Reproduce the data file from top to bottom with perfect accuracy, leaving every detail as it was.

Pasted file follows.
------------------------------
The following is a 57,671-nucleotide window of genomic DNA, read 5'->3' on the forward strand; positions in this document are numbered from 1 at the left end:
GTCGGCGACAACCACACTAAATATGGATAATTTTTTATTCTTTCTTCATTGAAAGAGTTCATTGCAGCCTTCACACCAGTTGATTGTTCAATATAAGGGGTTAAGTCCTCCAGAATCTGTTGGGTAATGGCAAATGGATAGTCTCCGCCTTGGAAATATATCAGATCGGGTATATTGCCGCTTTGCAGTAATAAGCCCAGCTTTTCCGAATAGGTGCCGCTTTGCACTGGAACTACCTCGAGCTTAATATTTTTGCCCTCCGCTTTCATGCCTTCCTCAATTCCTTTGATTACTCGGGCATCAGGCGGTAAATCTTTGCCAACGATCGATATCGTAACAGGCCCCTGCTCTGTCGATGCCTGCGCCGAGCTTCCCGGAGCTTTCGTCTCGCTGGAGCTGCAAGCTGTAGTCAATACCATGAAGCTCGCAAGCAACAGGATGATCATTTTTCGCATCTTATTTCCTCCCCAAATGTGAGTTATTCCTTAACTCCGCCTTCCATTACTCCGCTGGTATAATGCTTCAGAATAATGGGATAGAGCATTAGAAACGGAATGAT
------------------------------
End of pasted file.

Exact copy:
The following is a 57,671-nucleotide window of genomic DNA, read 5'->3' on the forward strand; positions in this document are numbered from 1 at the left end:
GTCGGCGACAACCACACTAAATATGGATAATTTTTTATTCTTTCTTCATTGAAAGAGTTCATTGCAGCCTTCACACCAGTTGATTGTTCAATATAAGGGGTTAAGTCCTCCAGAATCTGTTGGGTAATGGCAAATGGATAGTCTCCGCCTTGGAAATATATCAGATCGGGTATATTGCCGCTTTGCAGTAATAAGCCCAGCTTTTCCGAATAGGTGCCGCTTTGCACTGGAACTACCTCGAGCTTAATATTTTTGCCCTCCGCTTTCATGCCTTCCTCAATTCCTTTGATTACTCGGGCATCAGGCGGTAAATCTTTGCCAACGATCGATATCGTAACAGGCCCCTGCTCTGTCGATGCCTGCGCCGAGCTTCCCGGAGCTTTCGTCTCGCTGGAGCTGCAAGCTGTAGTCAATACCATGAAGCTCGCAAGCAACAGGATGATCATTTTTCGCATCTTATTTCCTCCCCAAATGTGAGTTATTCCTTAACTCCGCCTTCCATTACTCCGCTGGTATAATGCTTCAGAATAATGGGATAGAGCATTAGAAACGGAATGAT